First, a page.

When we moved to No. 14 Nahmani Street, our tenants were a gentleman of the distinguished Sephardic Chelouche family and his adored French wife Paulette. She was, of course, attractive, always carefully made up and dressed. Her face brightened up with a big smile and a wink whenever she saw me playing in the garden, as she looked out of her bedroom window.
When Marco, her husband, was away she spent a great deal of time in front of her mirror, preparing to meet him when he returns. Pictures of beauties of the twenties always remind me of Paulette.
Marco was equally particular about his toilette, as became a gentleman of his class. He dressed in what must have been, and could not have been otherwise, an immaculate, white linen custom-made suit. He wore the flat-topped hardened straw hat with a black silk brim à la mode de Maurice Chevalier.
He had a black moustache, smoked a cigar and used a walking stick. Like all celebrities of the day, Marco and his wife Paulette could be seen at the right times in the grand café restaurant by the sea, the now extinct Casino. Young and small as I was, and about as tall as a Casino table, my parents took me there sometimes of a Saturday morning.
Mother, who was a great mimic and life of her Saturday afternoon tea parties, could entertain her guests with the impersonation of a young man, trying to persuade his girl friend to come to the Casino where everybody spoke French.
Marco’s happiness was short-lived. One morning, when Paulette lay sunbathing on the beach she was stung by a venomous insect and died of blood poisoning. It was a day of mourning in our neighbourhood. All of Nahmani Street came to the funeral. I can still hear the thud of Marco throwing himself weeping on the coffin.
Marco no longer wished to live where he was once happy, nor did he ever remarry.
New tenants came. Hailing from the Netherlands, the Vroemens could not have been more different from their predecessors in character or culture. They were, however, equally well to do. Mrs. Vroemen was, as I remember, a rather charming, neither slender, nor very beautiful lady. Mr. Vroemen, as far as I can recall, was not very handsome either. He was, nevertheless, a fine gentleman, tall, smartly dressed and kind to children.
The Vroemens had one child, a small baby boy, with a head of curly fair hair, a detail I never fail to remember, and he was jealous of Peter, my doll. I can still remember the attachment, the love I had for that doll. I was not, at that young age, aware that it was indeed a very special doll, that it was handmade by the celebrated Käte Kruse. I loved it and never parted with it. I even had my picture taken holding it. The photograph remains in perfect condition in my family album. I must have called it Peter after the son of my parents’ life-long friends, later the object of my adolescent infatuation.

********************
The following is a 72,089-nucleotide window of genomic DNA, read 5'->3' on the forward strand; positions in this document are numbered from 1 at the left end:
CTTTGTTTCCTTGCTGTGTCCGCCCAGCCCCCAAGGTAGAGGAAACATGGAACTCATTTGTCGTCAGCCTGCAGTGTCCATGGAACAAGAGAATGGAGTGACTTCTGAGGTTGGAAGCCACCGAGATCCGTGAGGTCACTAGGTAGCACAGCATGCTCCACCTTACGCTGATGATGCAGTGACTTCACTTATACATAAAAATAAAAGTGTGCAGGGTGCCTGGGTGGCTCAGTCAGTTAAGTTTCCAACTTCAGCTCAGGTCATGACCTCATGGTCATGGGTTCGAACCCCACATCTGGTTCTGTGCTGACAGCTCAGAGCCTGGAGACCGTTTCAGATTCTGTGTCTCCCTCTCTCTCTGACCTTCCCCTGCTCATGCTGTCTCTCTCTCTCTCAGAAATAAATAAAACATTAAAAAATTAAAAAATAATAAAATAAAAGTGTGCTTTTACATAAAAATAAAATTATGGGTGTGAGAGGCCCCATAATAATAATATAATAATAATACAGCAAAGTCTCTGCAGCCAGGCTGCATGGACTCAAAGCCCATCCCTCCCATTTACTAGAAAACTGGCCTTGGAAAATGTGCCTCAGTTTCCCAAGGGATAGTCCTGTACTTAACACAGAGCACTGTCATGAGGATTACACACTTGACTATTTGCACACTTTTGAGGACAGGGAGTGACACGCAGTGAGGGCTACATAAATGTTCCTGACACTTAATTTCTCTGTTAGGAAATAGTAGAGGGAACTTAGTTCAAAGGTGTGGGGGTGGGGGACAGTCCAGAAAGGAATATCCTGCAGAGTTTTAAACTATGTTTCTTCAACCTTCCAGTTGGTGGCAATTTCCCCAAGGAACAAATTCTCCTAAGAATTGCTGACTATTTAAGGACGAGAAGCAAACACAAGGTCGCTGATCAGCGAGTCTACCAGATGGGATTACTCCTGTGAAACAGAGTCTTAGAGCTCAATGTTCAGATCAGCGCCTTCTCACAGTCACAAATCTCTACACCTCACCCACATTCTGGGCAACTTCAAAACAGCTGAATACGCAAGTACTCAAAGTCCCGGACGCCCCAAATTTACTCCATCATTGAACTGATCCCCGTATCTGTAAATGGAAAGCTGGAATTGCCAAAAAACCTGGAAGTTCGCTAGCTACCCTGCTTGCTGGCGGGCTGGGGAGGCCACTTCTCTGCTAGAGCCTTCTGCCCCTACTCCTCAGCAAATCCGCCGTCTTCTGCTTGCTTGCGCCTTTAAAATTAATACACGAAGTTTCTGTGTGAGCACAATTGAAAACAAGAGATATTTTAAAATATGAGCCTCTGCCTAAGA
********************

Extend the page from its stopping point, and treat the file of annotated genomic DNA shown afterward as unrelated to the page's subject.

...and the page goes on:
Little Vroemen wanted to play with my doll. And so little Vroemen borrowed it. And destroyed it. Love sometimes ends in tragedy.
The apartment on the second floor underwent a complete transformation. Again the place was tastefully decorated. The difference was in style.
Mother must have had her eye on two pale pink and pale grey gold-leaf framed engravings. One bore the inscription Le Concert and the other, Le bal paré – an evening dress ball, by the distinguished 18th century engraver, Augustin de St.Aubin.. Though not originals, they were nevertheless impressive. One fine day I saw mother busily hanging the engravings on our dining room wall.
Father often talked to me about light and shade, about the Rococo style of art and decoration, the minuet and the quadrille. All inspired by the St. Aubin engravings, which mother bought from our upstairs tenants.
We had a neighbour in the house next door, who got very drunk one afternoon. They were quite a large family. Uncles, aunts, brothers, sisters. The living room window of their second floor flat was always open, looking onto our garden, as well as a Vroemen window. Among the many members of the family was a flirtatious young woman. She could be seen almost daily talking to Mr. Vroemen whose eye she must have caught as he looked out of his bedroom window. This went on for some time. Scandal ensued and our upstairs flat was again available.
David and Mary Freund had one daughter, Hannah. The Freunds were neither glamorous like the Chelouches, nor did Mr. Freund seem likely to become involved with a sexy neighbour. Mother got on very well indeed with Mary Freund. Her daughter Hannah and I became friends. The Freunds attended Mother’s Saturday afternoon tea parties and often came down for a game of bridge.
I doubt that neither Mr. Freund nor father had much choice in the matter. Like it or not, they formed a foursome. I remember poor father’s lack of enthusiasm. He was, furthermore, a pretty poor bridge player. I always felt sorry for him sitting there, ill at ease, with those cards in his hand. When mother no longer wanted to live with father under the same roof, he consoled himself with the thought that he would no longer have to play bridge.
We children used to make fun of our parents and their bridge talk. The game was usually conducted in German. “Danke Frau Doktor” and bitte Herr Doktor kept ringing in my ears long after Nahmani Street 14 was torn down.
Photograph courtesy of Wikimedia. Published under a Creative Commons license.